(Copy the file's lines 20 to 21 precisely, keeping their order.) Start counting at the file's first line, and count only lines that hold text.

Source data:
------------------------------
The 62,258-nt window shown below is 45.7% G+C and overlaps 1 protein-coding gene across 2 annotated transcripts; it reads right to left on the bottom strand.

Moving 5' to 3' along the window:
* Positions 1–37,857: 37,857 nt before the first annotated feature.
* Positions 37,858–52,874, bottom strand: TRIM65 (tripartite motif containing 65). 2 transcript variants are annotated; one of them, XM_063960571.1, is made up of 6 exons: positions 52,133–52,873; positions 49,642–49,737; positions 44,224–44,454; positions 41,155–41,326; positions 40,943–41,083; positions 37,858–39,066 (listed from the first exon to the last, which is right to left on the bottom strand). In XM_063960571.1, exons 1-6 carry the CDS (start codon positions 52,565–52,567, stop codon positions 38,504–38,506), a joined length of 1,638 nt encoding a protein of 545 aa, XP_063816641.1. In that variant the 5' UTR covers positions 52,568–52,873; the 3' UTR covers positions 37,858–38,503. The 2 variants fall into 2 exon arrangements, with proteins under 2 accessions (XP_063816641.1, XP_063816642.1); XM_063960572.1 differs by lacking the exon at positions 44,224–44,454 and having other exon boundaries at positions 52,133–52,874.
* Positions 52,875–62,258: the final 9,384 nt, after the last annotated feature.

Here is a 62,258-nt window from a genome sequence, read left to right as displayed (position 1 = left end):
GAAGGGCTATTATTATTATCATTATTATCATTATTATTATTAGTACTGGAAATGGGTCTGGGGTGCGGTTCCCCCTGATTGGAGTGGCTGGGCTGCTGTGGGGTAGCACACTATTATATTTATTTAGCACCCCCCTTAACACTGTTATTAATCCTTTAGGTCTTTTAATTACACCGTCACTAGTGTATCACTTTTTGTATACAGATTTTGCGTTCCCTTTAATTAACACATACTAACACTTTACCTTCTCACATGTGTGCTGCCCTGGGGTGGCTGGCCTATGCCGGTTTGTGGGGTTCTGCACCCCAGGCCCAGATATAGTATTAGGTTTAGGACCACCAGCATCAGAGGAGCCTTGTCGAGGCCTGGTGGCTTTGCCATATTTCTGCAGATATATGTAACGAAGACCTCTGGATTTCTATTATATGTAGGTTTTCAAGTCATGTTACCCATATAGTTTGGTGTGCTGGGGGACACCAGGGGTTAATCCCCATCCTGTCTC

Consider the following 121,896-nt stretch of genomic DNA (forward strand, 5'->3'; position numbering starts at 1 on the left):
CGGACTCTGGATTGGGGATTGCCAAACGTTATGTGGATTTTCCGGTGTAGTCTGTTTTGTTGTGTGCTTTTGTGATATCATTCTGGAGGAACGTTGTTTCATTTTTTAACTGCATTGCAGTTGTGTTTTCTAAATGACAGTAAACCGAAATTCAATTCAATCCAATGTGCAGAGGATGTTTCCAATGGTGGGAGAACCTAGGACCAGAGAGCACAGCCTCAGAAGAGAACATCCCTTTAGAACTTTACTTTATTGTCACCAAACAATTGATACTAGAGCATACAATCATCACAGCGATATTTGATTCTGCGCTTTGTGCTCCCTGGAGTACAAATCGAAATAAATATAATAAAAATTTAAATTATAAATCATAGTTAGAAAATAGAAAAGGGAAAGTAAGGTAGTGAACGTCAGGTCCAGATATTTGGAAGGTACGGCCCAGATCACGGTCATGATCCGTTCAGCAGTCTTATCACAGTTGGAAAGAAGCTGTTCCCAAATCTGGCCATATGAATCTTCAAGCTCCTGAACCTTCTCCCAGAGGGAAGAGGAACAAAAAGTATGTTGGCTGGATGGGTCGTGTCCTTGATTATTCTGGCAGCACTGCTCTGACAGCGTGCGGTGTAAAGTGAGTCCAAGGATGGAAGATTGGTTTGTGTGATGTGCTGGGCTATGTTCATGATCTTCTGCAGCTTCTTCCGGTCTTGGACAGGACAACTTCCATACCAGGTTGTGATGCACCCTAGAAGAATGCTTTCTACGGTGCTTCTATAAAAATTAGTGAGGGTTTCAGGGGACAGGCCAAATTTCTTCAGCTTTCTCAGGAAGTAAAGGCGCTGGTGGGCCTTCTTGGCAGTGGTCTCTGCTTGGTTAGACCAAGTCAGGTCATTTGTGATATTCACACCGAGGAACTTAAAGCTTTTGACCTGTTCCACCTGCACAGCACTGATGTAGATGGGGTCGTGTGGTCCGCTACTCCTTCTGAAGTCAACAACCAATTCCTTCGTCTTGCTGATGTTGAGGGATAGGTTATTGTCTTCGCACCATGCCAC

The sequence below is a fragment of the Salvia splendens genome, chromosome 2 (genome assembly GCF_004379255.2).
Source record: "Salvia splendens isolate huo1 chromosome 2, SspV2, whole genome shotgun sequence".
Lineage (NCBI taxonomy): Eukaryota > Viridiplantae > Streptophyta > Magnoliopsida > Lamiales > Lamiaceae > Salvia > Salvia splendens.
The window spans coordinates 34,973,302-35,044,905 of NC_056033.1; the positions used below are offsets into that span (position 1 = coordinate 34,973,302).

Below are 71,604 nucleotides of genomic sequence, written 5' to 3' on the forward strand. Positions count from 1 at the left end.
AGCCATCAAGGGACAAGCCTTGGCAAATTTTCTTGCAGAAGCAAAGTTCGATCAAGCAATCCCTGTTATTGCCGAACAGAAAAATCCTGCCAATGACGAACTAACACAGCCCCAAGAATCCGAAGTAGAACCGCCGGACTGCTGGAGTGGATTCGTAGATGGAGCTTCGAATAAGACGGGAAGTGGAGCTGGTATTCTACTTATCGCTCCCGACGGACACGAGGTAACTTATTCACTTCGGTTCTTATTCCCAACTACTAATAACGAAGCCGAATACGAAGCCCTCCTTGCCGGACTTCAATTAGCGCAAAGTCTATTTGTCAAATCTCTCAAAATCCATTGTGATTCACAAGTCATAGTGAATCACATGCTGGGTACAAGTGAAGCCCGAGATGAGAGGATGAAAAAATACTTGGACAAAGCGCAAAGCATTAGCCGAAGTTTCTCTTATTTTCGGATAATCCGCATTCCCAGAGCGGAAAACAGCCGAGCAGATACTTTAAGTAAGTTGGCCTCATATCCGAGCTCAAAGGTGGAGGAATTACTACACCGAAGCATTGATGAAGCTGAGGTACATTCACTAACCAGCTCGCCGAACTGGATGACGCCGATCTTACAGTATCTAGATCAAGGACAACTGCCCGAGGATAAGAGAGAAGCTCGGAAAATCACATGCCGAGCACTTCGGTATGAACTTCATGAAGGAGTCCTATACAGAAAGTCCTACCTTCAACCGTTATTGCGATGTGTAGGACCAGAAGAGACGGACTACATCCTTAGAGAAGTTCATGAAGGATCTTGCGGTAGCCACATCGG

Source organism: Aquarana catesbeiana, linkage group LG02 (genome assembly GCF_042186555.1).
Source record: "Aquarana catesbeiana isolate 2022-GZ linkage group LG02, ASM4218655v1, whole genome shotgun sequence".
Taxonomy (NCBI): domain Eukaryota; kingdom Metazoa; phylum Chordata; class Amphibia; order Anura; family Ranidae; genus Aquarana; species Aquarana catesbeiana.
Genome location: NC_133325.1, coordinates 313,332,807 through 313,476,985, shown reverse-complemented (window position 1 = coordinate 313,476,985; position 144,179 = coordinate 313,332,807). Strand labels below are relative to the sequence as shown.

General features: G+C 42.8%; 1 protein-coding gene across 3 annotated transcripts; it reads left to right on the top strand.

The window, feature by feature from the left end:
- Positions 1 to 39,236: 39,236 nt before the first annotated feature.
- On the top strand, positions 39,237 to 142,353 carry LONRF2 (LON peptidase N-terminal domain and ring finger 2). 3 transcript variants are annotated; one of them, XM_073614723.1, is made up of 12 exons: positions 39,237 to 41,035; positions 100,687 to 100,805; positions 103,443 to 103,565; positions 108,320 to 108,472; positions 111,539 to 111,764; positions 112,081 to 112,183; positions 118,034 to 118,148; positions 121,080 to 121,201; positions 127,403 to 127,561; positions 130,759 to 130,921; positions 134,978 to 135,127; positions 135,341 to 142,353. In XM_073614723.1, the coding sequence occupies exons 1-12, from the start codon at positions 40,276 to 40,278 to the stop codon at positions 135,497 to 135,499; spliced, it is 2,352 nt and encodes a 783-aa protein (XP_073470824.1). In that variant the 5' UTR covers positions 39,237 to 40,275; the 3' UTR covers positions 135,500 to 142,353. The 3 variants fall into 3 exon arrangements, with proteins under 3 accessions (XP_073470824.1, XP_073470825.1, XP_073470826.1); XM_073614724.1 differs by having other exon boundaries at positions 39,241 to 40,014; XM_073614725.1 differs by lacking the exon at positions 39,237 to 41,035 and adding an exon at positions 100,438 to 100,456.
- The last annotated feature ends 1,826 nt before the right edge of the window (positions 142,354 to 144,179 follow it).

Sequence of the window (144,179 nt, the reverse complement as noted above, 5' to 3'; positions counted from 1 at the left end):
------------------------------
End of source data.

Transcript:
General features: G+C 42.8%; 1 protein-coding gene across 3 annotated transcripts; it reads left to right on the top strand.

The window, feature by feature from the left end: